Currently reading: 2023 Rolls-Royce Spectre is luxury firm's first electric car
Sleek EV coupe previewed as Rolls-Royce vows to ditch combustion completely by 2030
Autocar-Felix-Page
News
3 mins read
29 September 2021

Rolls-Royce will launch its first series-production electric car in late 2023 and has pledged to phase out combustion engines across its entire line-up by 2030.

The first product to emerge from this rapid-fire electrification strategy will be the all-new Spectre, which has been previewed ahead of the 'imminent' start of what will be a highly publicised on-road development programme.

Seemingly based on the Wraith coupé, the development prototype is adorned with one of the best-known quotes from company co-founder Sir Henry Royce: "Strive for perfection in everything you do. Take the best that exists and make it better. When it does not exist, design it." The quote's presence is likely to be a nod to the Spectre's totally bespoke mechanical make-up, which, Rolls-Royce claims, will be "free of any group sharing strategy". 

Rather than using the Cluster Architecture (CLAR) platform that underpins parent company BMW's new i4 and iX EVs, Rolls-Royce is sticking with the modular 'Architecture of Luxury' aluminium spaceframe, used for the current Phantom and Cullinan, that will eventually underpin all Rolls-Royce models. 

Company CEO Torsten Müller-Ötvös explained that the platform is "scalable and flexible", allowing for its use in a variety of vehicle segments and "was created to form the foundation of not just different internal combustion engine models, as it now does with Cullinan and Ghost, but models with completely different powertrains."

He said the platform – which brought significant improvements in terms of weight, refinement and rigidity to the eighth-generation Phantom – was developed from the start to accommodate an electric powertrain, in addition to the BMW-developed V12, which has featured in Rolls' line-up in various iterations since 1998.

Details on what exactly will power the Spectre remain under wraps, and when pressed by Autocar, Ötvös said only: “We would never use an existing car from the BMW Group and convert it into a Rolls-Royce. That doesn’t work for us.” However, it stands to reason that the 600bhp-plus twin-motor system deployed in the forthcoming iX M60 could find its way into the luxury brand’s models, as it roughly matches the output of the Goodwood firm’s twin-turbocharged 6.6-litre V12.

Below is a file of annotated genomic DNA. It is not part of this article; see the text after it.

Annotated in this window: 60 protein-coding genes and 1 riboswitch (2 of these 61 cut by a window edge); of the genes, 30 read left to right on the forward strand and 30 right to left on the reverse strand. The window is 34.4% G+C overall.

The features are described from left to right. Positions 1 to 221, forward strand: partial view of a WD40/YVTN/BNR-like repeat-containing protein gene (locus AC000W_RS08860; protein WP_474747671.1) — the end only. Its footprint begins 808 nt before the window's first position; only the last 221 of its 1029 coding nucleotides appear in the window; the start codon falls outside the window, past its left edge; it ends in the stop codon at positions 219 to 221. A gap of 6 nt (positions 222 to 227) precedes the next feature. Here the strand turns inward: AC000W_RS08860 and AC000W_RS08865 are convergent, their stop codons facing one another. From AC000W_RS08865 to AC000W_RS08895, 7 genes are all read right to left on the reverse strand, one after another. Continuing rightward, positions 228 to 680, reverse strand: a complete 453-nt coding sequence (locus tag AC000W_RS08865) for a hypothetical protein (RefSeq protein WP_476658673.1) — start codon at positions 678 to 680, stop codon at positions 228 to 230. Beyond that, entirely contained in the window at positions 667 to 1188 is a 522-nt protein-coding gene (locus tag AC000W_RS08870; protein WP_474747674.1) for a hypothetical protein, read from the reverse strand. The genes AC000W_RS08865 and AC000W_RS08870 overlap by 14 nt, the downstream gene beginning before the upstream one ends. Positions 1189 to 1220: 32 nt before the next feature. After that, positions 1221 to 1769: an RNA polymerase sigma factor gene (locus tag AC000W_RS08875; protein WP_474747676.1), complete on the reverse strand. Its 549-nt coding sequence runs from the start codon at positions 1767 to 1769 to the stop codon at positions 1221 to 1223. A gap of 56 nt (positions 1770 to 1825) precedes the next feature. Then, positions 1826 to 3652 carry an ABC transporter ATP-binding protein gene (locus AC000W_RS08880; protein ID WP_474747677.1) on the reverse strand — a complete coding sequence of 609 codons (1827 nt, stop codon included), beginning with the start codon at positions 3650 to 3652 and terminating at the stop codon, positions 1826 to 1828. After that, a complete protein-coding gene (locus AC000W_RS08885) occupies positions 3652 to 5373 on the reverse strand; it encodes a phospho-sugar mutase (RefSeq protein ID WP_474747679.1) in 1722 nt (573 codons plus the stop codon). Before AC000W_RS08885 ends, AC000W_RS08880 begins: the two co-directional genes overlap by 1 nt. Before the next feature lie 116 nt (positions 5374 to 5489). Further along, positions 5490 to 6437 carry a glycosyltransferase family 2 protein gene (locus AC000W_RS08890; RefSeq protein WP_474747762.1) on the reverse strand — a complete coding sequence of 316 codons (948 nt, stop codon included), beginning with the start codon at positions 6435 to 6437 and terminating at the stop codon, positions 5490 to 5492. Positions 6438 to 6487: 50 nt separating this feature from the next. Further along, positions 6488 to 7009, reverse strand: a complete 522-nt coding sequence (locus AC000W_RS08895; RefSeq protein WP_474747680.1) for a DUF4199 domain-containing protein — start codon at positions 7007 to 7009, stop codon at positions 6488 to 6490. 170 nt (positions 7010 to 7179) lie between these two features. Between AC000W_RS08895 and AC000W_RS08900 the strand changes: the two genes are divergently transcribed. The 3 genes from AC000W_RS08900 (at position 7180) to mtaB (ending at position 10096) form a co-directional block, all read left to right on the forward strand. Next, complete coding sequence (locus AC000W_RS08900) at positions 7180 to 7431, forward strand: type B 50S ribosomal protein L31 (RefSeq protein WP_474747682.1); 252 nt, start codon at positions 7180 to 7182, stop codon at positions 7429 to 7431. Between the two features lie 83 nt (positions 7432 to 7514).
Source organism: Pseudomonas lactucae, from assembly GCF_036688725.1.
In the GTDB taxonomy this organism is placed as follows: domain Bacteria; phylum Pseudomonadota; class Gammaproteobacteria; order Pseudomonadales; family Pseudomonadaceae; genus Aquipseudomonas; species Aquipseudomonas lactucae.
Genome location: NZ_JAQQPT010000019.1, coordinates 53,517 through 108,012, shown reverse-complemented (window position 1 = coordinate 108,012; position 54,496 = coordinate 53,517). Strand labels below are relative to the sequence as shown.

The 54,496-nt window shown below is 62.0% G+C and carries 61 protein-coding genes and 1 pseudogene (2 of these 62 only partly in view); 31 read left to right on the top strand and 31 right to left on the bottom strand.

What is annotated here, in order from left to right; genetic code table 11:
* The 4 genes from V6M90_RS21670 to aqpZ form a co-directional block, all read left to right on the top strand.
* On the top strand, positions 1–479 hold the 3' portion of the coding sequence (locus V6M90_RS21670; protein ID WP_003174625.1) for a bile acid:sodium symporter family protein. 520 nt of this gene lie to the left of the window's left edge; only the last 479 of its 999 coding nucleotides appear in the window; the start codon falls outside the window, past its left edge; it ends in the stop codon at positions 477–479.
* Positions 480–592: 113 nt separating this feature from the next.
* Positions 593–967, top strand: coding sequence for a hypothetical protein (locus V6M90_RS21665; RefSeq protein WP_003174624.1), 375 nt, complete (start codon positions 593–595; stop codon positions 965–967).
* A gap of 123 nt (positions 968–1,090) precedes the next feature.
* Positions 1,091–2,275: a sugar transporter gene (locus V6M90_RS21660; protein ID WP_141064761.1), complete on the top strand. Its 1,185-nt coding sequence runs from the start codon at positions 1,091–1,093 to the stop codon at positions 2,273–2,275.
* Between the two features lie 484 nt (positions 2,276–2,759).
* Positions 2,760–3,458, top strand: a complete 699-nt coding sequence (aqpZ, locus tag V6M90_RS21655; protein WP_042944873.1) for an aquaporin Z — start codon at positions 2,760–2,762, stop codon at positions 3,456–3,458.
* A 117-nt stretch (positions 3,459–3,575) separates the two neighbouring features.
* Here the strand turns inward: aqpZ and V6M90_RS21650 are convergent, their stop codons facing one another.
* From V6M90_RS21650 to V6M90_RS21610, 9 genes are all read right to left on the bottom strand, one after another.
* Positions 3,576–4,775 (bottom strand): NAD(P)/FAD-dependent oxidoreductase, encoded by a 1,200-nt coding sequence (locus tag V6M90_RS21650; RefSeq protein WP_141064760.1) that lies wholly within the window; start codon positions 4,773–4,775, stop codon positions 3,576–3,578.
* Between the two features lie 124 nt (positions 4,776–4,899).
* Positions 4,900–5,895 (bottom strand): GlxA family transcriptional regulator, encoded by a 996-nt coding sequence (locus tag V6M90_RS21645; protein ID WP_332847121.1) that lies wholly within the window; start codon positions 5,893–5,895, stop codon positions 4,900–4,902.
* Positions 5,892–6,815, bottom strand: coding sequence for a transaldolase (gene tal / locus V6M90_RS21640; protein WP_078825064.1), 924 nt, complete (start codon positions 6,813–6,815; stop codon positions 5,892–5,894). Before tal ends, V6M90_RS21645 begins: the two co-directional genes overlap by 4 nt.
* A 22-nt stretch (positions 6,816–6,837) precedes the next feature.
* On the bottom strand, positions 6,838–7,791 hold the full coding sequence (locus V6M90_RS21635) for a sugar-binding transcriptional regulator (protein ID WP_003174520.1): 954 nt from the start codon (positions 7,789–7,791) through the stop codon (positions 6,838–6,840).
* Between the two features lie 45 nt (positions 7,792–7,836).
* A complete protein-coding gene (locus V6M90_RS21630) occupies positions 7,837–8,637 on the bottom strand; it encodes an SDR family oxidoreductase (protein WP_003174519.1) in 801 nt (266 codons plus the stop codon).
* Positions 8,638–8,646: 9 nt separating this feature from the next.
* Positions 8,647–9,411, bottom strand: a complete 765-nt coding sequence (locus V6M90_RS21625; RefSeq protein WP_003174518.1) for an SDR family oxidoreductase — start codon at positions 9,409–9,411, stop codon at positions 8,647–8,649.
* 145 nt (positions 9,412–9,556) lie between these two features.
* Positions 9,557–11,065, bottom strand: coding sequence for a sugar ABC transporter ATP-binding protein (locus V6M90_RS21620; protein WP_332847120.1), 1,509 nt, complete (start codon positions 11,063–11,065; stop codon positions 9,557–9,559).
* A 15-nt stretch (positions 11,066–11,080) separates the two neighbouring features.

As for the design of the final product, Ötvös suggested to Autocar that prototypes will give further clues when they hit public roads in the coming weeks, but “what you basically see is what you will later get”. Camouflage obscures most of the test car’s defining features, but the CEO confirmed that it will retain its “fastback-oriented” design into production, which means it will initially sit relatively unrivalled in the nascent electric luxury coupé segment. 

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A series of test cars will be built for the two-year testing programme and will cover more than 150 million miles, equating to roughly 400 years of use, Rolls-Royce says. The beginning of on-road development comes just over a decade after the firm showed off the experimental Phantom-based 102EX concept, with a twin-motor powertrain providing 384bhp and a 71kWh battery pack giving a claimed 120-mile range.

The much more radical 103EX concept arrived in 2016 with nearly double that power output and a raft of clues as to how the company will adapt its traditional design cues to suit electric cars.

 

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wmb 30 September 2021

I remember reading that with their new platform, they had originally built it to accommodat BEV hardware, so no surprise with this announcement. The silly part was all that business, that they would never use another car from the BMW Group to build their vehicle from, but the first Phantom, Ghost and other derivatives were just that! The questions I have, though, are first, with this CLAR platform, Rolls Royce said that they had to add weight to their new Phantom built from those new set of bones. Saying that to get the riding and handling balance that the brand is known for, they needed to add the additional heft. This always seemed counter intuitive, but especially now that this will be the architecture of choice for their series of BEVs. The next question is whether their BEVs will sit on the same foot print as their ICE brethren? Compared with ICE, EVs can do the same or a lot more internally and be a lot smaller externally, so will they need to be such big cars? Finally and the most important question, with Rolls Royce having one of the most recognizable radiator grills, what will they do, how will their vehicles look without one!

Citytiger 29 September 2021

Wow that wrap is about as as classy as ginger politician at a Labour conference smoking a fag

Andrew1 29 September 2021
German engineering!